Welcome Back to the 1970s


The Unemployment Benefits program is 50 years old this year. Unemployment claims tend to peak during January and trough during September. We have had eight consecutive years of declining peaks and declining lows. This has not happened during the past fifty years. The first-time claims data leads the continuing claims data by one week. The headline data, when there is a headline, is the seasonally adjusted (SA) first-time unemployment (FTU) claims number. There is also a Seasonally Adjusted Continuing Claims (CC) value. The seasonal factors used to covert the recorded non-seasonally adjusted (NSA) data to the reported SA data change between category, week, month, season, and year. Comparing data from different seasons with different seasonal factors is disingenuous. When it is done FACTs (False Assertions Considered to be True) are created. We have more people covered by unemployment benefits than we have ever had.


First-time Claims increased - Still near Historic lows for this time of year. Last week's 204,788 claims were revised higher to 205,537. This week they popped up to 229,288. What has to be remembered is that a seasonally adjusted level under 300,000 claims has been considered "healthy." last week's SA FTU value was 223,000. This week's SA FTU is 233,000. Or is it?


The Seasonal Factors released earlier this year say that the value should have been 234,000. What's one thousand claims among friends.  The number could have been reported at 239,725 if we used last year's factor. It could have been reported as high as 275,000 if we used the seasonal factors from the 1969 or 1971. That is Fantasyland. Reality is that we have fewer claims than we had during the same week of 1970, 1971, 2000-2016. We had over 80 million fewer potential claimants during the 1970-1971 time-frame.


Continuing Claims ticked up to 1.597 million claims, non-seasonally adjusted. This level is lower than we saw during the lowest week of 1999. This is comparable to the lowest week of 1988. One again the peak year to year has been lower every year since 2009. The low has been lower every Fall since 2009.  Last week's data was revised up from 1,559,307 to 1,559,746  This week it was recorded at 1,597,654 and reported at 1.893 million. This data gets less than crickets in the media. The silence is deafening.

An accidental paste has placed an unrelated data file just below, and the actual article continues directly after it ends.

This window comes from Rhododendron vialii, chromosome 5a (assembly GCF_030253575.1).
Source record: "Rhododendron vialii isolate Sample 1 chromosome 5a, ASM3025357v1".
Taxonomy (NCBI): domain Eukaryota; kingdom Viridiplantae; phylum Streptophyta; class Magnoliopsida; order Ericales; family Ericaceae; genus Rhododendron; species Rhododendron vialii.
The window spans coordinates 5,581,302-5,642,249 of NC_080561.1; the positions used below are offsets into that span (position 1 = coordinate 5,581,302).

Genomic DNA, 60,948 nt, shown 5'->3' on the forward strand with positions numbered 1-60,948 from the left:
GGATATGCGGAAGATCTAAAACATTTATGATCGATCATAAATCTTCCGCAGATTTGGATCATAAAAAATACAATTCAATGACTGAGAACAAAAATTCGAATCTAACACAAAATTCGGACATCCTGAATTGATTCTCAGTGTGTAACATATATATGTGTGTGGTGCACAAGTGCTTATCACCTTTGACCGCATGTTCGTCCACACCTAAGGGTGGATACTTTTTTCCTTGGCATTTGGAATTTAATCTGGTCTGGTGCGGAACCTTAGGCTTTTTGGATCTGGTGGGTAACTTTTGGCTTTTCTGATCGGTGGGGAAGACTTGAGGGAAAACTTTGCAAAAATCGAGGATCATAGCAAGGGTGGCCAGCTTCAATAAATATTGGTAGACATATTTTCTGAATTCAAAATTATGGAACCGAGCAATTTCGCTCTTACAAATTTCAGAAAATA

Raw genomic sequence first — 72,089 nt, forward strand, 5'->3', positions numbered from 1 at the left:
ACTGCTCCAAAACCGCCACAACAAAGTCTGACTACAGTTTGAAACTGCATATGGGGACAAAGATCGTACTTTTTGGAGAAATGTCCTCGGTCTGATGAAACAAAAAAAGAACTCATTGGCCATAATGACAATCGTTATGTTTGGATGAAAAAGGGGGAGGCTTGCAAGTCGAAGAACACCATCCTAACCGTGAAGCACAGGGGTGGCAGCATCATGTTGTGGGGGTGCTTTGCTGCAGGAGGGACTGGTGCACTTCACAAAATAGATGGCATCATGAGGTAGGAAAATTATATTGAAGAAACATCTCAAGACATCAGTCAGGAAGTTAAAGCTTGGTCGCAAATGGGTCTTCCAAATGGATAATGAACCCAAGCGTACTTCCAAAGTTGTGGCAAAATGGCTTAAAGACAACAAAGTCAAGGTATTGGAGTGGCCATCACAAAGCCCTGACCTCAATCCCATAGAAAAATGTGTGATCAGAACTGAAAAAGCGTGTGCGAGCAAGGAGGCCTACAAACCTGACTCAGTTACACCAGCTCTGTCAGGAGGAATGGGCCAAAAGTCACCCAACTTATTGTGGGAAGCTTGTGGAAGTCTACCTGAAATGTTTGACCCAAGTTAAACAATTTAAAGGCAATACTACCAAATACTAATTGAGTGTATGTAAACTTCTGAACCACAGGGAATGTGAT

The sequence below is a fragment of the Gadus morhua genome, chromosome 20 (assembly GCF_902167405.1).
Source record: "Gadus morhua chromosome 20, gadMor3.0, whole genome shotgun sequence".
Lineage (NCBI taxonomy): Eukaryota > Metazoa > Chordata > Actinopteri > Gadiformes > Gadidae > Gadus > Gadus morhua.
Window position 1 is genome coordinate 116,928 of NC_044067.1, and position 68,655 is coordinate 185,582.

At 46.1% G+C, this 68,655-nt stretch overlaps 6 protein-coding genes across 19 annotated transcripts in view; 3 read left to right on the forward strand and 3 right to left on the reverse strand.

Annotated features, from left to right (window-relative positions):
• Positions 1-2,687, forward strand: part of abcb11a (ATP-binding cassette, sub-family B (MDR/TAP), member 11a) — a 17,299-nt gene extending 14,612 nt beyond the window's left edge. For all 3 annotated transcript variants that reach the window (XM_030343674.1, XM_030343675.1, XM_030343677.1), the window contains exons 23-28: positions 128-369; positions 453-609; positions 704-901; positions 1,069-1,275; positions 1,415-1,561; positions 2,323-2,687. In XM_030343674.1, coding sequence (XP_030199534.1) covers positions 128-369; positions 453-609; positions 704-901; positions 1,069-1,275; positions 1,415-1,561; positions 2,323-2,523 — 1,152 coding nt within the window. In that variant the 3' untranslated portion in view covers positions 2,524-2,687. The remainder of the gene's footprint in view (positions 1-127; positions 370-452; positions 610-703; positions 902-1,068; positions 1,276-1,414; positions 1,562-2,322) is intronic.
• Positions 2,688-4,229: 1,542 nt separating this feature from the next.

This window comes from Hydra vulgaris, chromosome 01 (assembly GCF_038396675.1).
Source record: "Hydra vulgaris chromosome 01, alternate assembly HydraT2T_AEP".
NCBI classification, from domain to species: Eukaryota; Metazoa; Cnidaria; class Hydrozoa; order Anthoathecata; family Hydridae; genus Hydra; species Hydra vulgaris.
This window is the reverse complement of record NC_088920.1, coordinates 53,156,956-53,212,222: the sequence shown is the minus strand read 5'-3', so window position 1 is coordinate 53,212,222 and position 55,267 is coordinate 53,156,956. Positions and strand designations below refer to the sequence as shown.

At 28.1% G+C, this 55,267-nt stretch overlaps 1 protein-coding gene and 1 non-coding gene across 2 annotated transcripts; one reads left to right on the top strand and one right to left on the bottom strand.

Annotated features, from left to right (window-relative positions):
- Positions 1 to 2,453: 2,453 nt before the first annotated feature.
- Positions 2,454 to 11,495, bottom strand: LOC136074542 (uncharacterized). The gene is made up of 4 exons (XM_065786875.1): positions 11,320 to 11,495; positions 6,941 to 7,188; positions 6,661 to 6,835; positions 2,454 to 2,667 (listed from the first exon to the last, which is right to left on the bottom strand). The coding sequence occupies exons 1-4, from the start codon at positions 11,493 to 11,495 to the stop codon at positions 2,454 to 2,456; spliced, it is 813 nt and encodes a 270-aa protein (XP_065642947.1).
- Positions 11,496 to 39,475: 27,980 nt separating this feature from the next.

The Continuing Claims is Lower than it was during the Second Week of October 1970 and 1971 - and almost every week since that time. Yes, the data could have been reported higher that it was. It could have been reported lower that it was reported. This is the mystery of SA data. Do we have another three weeks of declining claims possible, as we saw during November of 1988? Could the NSA CC drop below 1.5 million? Could the mainstream media start talking about this data? We were doing worse than ever during March of 2009 than ever recorded. We have seen year to year declines for peaks and valleys since that time. We are doing better than we were during the Clinton Years. It is important to note that participation is much lower now than it was during the 1990s. It is also important to note that the participation rate is improving. 


It is interesting to note that this week we saw unemployment claims, first-time, spike in Puerto Rico of less than 2000 claims. There is no data in the report for the continuing claims at the state level. We may see a delayed spike in claims in Puerto Rico as power is restored. Next week We will receive the Jobs Report. Continuing claims are lower by 25,000 than they were mid-September. This may translate to a drop in the NSA U3 unemployment number by 100,000 people. We are still seeing continued improvement in the data. Tomorrow's GDP number should be strong. We received great new home sales data. We saw great durable goods orders. We have had a great quarter for total retail sales. The headline GDP number, the annualized rate for the third quarter could reach 4%. The Real GDP could hit 2.6-2.8%. The stock market continues to rise on good news.


It's the economy.


Jack Dunn - Reclaiming Common Sense